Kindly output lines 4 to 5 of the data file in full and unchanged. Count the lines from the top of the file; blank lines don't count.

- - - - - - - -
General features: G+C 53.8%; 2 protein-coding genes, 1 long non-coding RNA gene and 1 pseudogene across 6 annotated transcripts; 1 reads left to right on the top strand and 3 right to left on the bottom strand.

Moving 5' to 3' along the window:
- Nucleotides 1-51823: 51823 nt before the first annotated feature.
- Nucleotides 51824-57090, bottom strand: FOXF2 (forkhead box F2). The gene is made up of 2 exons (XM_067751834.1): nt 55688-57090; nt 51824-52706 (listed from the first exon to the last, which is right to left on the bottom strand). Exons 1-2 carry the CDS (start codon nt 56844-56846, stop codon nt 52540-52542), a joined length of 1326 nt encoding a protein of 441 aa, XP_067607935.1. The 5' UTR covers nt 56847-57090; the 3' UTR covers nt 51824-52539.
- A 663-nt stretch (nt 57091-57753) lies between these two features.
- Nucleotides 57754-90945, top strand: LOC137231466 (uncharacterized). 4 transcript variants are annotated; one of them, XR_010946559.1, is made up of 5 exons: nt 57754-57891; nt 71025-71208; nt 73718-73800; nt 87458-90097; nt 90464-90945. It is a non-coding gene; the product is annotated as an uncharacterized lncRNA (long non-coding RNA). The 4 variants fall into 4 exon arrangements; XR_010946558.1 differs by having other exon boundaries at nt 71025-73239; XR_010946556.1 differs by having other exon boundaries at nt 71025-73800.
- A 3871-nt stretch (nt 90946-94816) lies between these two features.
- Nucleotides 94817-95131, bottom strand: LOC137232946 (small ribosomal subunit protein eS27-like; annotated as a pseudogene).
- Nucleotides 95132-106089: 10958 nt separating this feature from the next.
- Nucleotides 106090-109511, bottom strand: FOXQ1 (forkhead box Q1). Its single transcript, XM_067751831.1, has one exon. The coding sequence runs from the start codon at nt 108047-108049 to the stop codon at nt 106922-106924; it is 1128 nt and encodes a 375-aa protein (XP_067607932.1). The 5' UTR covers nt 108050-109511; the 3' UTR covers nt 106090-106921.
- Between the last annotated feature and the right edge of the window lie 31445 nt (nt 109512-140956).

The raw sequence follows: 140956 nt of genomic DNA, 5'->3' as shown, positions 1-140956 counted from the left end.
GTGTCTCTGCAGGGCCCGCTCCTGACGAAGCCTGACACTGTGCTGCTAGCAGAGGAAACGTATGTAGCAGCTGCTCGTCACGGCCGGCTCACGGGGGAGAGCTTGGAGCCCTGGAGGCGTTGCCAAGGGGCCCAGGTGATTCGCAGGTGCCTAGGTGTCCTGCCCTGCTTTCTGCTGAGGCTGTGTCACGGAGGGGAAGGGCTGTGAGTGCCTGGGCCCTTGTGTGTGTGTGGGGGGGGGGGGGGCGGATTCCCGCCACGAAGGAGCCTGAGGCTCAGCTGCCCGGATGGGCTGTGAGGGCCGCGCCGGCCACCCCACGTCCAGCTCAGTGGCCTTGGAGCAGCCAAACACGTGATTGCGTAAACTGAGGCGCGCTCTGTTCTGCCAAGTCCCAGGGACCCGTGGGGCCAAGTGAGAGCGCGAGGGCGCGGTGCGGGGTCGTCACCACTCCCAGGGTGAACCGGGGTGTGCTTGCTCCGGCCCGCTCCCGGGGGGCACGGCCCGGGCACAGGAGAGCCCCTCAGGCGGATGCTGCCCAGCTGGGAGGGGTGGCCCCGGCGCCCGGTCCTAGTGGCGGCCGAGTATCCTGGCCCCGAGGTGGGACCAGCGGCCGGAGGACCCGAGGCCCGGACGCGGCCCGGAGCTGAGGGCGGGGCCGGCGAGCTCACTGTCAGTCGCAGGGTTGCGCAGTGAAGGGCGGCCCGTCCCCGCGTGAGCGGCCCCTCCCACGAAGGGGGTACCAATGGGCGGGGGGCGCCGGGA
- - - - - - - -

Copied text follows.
- Nucleotides 51824-57090, bottom strand: FOXF2 (forkhead box F2). The gene is made up of 2 exons (XM_067751834.1): nt 55688-57090; nt 51824-52706 (listed from the first exon to the last, which is right to left on the bottom strand). Exons 1-2 carry the CDS (start codon nt 56844-56846, stop codon nt 52540-52542), a joined length of 1326 nt encoding a protein of 441 aa, XP_067607935.1. The 5' UTR covers nt 56847-57090; the 3' UTR covers nt 51824-52539.
- A 663-nt stretch (nt 57091-57753) lies between these two features.